Though retired Ohio service members have been able to use those IDs issued by their county’s recorder in past elections, the language of newly passed Ohio House Bill 458 specifically excludes them from the list of acceptable IDs.
Franklin County Recorder Daniel O’Connor Jr. in a recent news release said that change wasn’t communicated.
“If we didn’t look into the fine print of the bill and attempt to notify Franklin County veterans on our own, they could have been turned away at the polls for using the same Recorder-issued veteran ID card they presented on Election Day last November,” he said.
Here’s a chart of acceptable forms of identification for voting and voter registration under the new law, provided by the Ohio Legislative Service Commission:
The county-issued cards, which feature a photo of the holder, are typically used to obtain discounts at local businesses, said Cuyahoga County administrative assistant Don Roy, whose office issues them locally.
Veterans who were honorably or even generally discharged can obtain one by filing their separation documents, or DD-214 forms, with their county. Those with dishonorable discharges are not eligible, he said. They’re good for 10 years, once issued.
But once the new law takes effect in April, voters without acceptable photo IDs will be able to get one for free from the BMV. They need the same required documentation as a county-issued ID, said Rob Nichols, spokesperson for Secretary of State Frank LaRose.
Retired Ohio veterans can also apply for a federally issued ID through the U.S. Department of Veterans Affairs, or vote absentee by providing the last four digits of their Social Security number.
“The secretary supports HB 458, and the overwhelming majority of Ohioans and Americans support photo ID,” Nichols wrote in an email to FOX 8 News. “Any voter who wants a state ID will soon be able to get one free of charge from their BMV.”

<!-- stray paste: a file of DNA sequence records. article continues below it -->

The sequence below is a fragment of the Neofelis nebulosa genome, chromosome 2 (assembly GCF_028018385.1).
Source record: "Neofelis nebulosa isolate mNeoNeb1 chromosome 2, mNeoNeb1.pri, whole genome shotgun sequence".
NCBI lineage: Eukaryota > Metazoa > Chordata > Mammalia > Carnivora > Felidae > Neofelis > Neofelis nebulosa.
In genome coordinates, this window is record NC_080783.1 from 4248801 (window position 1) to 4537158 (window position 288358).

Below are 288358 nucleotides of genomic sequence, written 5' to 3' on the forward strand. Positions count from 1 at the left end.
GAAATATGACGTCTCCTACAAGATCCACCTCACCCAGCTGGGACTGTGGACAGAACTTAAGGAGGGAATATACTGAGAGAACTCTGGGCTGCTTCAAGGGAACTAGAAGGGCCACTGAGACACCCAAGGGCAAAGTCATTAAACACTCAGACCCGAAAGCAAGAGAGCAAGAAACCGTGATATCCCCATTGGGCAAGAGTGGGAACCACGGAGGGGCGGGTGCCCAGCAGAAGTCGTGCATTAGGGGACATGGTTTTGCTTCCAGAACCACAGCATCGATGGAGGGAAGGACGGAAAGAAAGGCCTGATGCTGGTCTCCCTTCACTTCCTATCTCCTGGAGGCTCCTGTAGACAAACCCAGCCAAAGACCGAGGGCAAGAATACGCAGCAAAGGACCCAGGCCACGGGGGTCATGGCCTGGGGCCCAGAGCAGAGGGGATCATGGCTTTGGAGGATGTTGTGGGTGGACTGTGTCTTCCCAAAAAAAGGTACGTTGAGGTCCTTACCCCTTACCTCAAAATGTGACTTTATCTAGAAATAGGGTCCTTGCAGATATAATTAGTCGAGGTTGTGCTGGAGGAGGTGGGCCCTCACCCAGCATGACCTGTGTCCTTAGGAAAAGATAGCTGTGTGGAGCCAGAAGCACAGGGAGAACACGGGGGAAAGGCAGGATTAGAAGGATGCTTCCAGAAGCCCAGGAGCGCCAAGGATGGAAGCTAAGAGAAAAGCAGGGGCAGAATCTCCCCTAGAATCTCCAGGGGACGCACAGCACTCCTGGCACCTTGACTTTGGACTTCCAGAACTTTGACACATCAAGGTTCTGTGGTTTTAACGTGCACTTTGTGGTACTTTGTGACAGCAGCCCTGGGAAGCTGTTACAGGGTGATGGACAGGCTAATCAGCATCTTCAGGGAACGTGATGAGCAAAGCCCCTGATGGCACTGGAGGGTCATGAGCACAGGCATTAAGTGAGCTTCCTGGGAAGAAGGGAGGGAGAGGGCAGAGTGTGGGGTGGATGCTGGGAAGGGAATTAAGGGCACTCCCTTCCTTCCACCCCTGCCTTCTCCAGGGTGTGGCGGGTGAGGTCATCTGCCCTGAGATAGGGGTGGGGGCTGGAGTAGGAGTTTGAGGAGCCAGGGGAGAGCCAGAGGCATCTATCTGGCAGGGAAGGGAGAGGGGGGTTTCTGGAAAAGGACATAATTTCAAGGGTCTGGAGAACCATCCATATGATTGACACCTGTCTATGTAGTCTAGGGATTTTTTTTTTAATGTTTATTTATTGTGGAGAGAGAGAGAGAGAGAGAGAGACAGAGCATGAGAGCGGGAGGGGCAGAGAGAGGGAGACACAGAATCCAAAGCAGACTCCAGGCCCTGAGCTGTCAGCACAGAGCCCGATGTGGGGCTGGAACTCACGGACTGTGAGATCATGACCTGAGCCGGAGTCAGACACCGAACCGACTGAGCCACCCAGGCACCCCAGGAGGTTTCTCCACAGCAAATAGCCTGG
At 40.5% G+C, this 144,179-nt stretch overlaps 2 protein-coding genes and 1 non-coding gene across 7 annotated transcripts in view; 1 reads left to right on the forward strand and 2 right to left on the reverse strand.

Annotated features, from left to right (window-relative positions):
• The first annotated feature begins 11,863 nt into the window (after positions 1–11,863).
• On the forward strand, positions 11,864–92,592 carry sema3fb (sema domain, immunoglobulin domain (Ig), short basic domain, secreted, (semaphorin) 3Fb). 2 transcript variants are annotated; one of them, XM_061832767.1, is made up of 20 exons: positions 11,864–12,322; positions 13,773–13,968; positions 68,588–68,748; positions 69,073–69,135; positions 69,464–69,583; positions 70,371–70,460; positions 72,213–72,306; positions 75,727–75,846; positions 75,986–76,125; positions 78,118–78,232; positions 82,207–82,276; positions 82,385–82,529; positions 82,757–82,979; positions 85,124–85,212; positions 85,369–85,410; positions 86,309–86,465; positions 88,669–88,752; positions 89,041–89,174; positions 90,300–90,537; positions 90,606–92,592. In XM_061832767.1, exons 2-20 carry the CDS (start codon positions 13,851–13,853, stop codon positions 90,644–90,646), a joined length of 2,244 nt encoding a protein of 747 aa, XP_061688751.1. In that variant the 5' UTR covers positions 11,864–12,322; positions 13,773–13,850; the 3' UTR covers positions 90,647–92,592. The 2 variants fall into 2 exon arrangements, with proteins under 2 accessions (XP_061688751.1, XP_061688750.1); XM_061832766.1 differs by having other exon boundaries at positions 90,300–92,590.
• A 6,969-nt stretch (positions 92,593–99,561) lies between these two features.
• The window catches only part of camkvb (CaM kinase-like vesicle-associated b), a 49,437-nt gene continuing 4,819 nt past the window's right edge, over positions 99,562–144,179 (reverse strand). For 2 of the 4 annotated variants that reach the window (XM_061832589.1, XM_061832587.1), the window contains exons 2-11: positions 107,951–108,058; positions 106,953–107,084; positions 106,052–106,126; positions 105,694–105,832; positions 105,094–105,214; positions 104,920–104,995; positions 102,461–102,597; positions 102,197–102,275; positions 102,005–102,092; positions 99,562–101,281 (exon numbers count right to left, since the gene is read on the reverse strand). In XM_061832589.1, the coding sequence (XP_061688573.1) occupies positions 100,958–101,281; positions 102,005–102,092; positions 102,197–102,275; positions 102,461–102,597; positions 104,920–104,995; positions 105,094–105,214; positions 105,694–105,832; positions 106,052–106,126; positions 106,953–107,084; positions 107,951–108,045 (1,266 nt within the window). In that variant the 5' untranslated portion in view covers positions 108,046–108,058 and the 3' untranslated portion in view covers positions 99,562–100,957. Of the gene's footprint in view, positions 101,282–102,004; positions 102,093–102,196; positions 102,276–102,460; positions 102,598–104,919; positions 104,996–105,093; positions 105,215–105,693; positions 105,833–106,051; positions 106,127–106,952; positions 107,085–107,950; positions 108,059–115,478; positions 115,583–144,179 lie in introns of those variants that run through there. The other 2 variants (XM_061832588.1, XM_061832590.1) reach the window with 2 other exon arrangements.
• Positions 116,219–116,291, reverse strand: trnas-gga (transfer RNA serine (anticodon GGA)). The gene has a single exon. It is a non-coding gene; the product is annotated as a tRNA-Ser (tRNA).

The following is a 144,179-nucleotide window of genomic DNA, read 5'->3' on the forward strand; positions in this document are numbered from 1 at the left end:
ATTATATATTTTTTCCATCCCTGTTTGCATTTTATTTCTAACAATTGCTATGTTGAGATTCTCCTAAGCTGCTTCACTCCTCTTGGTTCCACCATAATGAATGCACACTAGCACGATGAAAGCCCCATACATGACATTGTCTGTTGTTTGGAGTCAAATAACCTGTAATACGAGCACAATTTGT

The new law takes effect on April 7, days after certain markers on the state’s elections calendar. The deadline for voter registration for the state’s May primary election is April 3, and early in-person voting and absentee voting is scheduled to begin the following day, April 4.
Jon Reiss, executive director of the Cuyahoga County Veterans Service Commission, said the commission was unaware of the change, and now plans to review its impact on county veterans. He said veterans who may need help getting a state-issued ID or driver’s license should reach out to the office.
“It was clearly a surprise to many, including myself,” Reiss wrote in an email to FOX 8 News. “We are committed to ensuring that all Cuyahoga County veterans and dependents who are eligible to vote have the opportunity and means to do so.”
The Cuyahoga County Veterans Service Commission can be reached by phone at 216-698-2600.
House Bill 458 was also criticized for moving up the deadline by which military and overseas voter ballots must arrive at county election boards to be counted — or be otherwise discarded — from 10 days after Election Day to four days.
“This bill treats our military serving all over the world as less than citizens,” Connie Pillich, chair of the Ohio Democratic Party’s Veterans and Military Community Caucus, said in a December statement.
Republican state Sen. Theresa Gavarone, who championed the tightened ballot deadline, said Ohio’s previous window was “an extreme outlier” nationally, the Associated Press reported. She said Ohio’s military and overseas voters still have ample time under the new law.
“While there is certainly more work to do, this new law drastically enhances Ohio’s election security and improves the integrity of our elections, which my constituents and citizens across the state have demanded,” she said.